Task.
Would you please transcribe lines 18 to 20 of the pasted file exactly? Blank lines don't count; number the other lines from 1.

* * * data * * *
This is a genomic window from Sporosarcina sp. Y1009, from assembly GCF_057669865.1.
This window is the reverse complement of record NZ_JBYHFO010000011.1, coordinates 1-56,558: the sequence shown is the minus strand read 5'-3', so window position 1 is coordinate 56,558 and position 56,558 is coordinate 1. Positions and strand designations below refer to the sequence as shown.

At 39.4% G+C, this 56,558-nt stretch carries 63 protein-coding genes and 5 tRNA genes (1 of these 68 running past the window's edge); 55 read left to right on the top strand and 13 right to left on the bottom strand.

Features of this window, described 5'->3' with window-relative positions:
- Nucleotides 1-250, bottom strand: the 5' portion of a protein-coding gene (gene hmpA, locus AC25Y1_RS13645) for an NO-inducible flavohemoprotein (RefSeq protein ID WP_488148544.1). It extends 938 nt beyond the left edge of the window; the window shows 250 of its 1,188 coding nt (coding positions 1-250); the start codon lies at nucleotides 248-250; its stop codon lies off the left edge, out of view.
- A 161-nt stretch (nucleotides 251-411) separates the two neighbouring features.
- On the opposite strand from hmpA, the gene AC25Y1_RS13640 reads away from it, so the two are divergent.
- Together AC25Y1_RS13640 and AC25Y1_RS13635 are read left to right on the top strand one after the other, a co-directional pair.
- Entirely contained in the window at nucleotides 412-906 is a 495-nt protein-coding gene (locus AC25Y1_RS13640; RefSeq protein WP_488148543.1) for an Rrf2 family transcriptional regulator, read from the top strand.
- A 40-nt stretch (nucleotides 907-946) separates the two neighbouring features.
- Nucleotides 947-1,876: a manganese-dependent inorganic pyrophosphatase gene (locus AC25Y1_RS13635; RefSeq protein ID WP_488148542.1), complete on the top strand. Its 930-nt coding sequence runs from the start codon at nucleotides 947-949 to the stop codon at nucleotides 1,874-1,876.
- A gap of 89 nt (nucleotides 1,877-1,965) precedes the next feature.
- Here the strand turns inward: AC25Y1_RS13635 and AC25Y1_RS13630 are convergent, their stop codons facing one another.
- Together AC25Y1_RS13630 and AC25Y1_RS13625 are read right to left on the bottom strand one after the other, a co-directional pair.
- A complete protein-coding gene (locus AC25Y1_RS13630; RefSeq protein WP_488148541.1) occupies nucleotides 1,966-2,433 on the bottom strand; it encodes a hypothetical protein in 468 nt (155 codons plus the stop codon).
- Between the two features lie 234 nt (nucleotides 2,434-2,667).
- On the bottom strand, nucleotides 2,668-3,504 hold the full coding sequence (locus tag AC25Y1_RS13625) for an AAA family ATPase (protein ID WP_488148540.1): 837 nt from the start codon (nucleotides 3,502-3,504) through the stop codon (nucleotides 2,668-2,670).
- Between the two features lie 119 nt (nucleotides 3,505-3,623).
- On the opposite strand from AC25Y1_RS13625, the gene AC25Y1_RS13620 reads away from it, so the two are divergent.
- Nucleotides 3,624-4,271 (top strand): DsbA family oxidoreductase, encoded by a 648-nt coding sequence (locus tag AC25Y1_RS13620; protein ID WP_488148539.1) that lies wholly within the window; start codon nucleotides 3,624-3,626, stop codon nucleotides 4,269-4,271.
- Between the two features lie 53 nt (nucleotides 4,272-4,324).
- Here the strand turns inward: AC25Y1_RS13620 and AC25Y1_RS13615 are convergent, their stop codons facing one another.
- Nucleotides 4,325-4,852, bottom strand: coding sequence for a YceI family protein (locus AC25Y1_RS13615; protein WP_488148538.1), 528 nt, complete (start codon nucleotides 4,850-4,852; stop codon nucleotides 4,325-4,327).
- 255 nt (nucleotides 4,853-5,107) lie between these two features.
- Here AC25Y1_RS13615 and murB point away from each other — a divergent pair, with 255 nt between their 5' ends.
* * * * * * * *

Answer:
- Between the two features lie 119 nt (nucleotides 3,505-3,623).
- On the opposite strand from AC25Y1_RS13625, the gene AC25Y1_RS13620 reads away from it, so the two are divergent.
- Nucleotides 3,624-4,271 (top strand): DsbA family oxidoreductase, encoded by a 648-nt coding sequence (locus tag AC25Y1_RS13620; protein ID WP_488148539.1) that lies wholly within the window; start codon nucleotides 3,624-3,626, stop codon nucleotides 4,269-4,271.